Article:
Mixture of experts (MoE) are a popular class of statistical and machine learning models that have gained attention over the years due to their flexibility and efficiency. In this work, we consider Gaussian-gated localized MoE (GLoME) and …

The class of location-scale finite mixtures is of enduring interest both from applied and theoretical perspectives of probability and statistics. We prove the following results; to an arbitrary degree of accuracy, (a) location-scale mixtures of a …

Mixture of experts (MoE) models are widely applied for conditional probability density estimation problems. We demonstrate the richness of the class of MoE models by proving denseness results in Lebesgue spaces, when inputs and outputs variables are …

Model selection via penalized likelihood type criteria is a standard task in many statistical inference and machine learning problems. It has led to deriving criteria with asymptotic consistency results and an increasing emphasis on introducing non-asymptotic criteria. We focus on the problem of modeling non-linear relationships in regression data with potential hidden graph-structured interactions between the high-dimensional predictors, within the mixture of experts modeling framework. In order to deal with such a complex situation, we investigate a block-diagonal localized mixture of polynomial experts (BLoMPE) regression model, which is constructed upon an inverse regression and block-diagonal structures of the Gaussian expert covariance matrices. We introduce a penalized maximum likelihood selection criterion to estimate the unknown conditional density of the regression model. This model selection criterion allows us to handle the challenging problem of inferring the number of mixture components, the degree of polynomial mean functions, and the hidden block-diagonal structures of the covariance matrices, which reduces the number of parameters to be estimated and leads to a trade-off between complexity and sparsity in the model. In particular, we provide a strong theoretical guarantee$:$ a finite-sample oracle inequality satisfied by the penalized maximum likelihood estimator with a Jensen-Kullback-Leibler type loss, to support the introduced non-asymptotic model selection criterion. The penalty shape of this criterion depends on the complexity of the considered random subcollection of BLoMPE models, including the relevant graph structures, the degree of polynomial mean functions, and the number of mixture components.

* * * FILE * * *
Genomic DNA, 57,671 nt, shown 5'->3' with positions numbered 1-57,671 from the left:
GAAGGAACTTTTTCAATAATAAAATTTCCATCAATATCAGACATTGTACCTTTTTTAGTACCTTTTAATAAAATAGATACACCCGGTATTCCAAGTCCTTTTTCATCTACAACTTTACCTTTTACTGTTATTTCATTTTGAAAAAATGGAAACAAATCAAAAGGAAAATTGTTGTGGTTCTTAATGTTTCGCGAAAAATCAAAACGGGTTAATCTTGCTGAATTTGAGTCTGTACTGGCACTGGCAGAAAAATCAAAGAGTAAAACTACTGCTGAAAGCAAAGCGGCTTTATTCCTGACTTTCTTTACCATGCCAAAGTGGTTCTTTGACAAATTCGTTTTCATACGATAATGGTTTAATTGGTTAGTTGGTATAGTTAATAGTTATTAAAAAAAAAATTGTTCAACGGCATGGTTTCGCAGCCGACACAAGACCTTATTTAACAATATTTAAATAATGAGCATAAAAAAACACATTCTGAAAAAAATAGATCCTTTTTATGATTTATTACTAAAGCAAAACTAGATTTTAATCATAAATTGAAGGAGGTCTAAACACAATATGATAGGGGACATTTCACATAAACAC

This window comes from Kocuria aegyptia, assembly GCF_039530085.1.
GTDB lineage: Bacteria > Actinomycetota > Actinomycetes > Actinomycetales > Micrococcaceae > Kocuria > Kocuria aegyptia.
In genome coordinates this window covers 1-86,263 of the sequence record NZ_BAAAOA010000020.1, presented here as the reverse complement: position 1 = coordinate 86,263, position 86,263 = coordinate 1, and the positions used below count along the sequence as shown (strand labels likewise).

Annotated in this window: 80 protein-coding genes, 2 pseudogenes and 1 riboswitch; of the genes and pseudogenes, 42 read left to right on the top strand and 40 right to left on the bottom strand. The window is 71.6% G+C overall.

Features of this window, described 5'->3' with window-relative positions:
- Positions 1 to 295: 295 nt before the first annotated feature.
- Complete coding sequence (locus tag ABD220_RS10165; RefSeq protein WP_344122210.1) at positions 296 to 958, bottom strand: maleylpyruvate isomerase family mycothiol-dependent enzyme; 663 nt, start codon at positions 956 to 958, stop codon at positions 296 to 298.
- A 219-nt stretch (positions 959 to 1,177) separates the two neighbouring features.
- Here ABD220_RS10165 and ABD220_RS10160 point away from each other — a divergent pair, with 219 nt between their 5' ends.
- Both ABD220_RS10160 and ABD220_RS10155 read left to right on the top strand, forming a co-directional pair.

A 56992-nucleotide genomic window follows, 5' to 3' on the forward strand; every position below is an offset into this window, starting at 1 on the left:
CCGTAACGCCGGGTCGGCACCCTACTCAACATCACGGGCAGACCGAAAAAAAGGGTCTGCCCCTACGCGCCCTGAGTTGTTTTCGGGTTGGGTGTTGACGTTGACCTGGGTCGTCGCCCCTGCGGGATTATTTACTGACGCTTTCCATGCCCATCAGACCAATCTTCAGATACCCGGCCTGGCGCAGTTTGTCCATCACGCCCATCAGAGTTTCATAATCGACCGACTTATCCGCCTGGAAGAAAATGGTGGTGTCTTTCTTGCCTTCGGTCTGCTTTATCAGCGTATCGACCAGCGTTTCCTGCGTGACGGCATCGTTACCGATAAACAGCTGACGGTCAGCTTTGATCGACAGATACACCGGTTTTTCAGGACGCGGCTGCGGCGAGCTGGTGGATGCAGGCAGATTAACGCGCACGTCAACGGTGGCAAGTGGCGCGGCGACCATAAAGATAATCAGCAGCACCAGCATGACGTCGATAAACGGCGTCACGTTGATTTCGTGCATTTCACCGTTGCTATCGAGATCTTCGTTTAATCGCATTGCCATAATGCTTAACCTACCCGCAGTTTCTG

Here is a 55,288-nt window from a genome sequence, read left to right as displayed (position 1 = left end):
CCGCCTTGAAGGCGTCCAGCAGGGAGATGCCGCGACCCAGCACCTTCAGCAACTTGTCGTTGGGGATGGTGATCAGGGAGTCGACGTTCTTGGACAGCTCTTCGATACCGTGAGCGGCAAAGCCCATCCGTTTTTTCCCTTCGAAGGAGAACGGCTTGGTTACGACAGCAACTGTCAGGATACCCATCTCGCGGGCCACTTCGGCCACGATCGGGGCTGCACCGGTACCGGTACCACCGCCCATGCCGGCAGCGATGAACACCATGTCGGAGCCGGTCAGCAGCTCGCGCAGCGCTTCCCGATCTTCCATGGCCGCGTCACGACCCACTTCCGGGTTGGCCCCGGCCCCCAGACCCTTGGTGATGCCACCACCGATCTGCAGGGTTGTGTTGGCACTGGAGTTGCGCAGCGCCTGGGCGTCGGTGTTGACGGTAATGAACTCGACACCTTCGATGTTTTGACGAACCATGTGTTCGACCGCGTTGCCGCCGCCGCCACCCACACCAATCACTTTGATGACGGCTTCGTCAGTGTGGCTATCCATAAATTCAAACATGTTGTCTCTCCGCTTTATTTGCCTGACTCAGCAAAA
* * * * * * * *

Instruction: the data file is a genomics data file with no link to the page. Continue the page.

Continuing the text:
Mixture-of-experts (MoE) models are a popular framework for modeling heterogeneity in data, for both regression and classification problems in statistics and machine learning, due to their flexibility and the abundance of statistical estimation and model choice tools. Such flexibility comes from allowing the mixture weights (or gating functions) in the MoE model to depend on the explanatory variables, along with the experts (or component densities). This permits the modeling of data arising from more complex data generating processes, compared to the classical finite mixtures and finite mixtures of regression models, whose mixing parameters are independent of the covariates. The use of MoE models in a high-dimensional setting, when the number of explanatory variables can be much larger than the sample size (i.e., $p \gg n)$, is challenging from a computational point of view, and in particular from a theoretical point of view, where the literature is still lacking results in dealing with the curse of dimensionality, in both the statistical estimation and feature selection. We consider the finite mixture-of-experts model with soft-max gating functions and Gaussian experts for high-dimensional regression on heterogeneous data, and its $l_1$-regularized estimation via the Lasso. We focus on the Lasso estimation properties rather than its feature selection properties. We provide a lower bound on the regularization parameter of the Lasso function that ensures an $l_1$-oracle inequality satisfied by the Lasso estimator according to the Kullback-Leibler loss.

Given sufficiently many components, it is often cited that finite mixture models can approximate any other probability density function (PDF) to an arbitrary degree of accuracy. Unfortunately, the nature of this approximation result is often left unclear. We prove that finite mixture models constructed from pdfs in $C_0$ can be used to conduct approximation of various classes of approximands in a number of different modes. That is, we prove approximands in C0 can be uniformly approximated, approximands in $C_b$ can be uniformly approximated on compact sets, and approximands in Lp can be approximated with respect to the $L_p$, for $p\in [1,\infty)$. Furthermore, we also prove that measurable functions can be approximated, almost everywhere.

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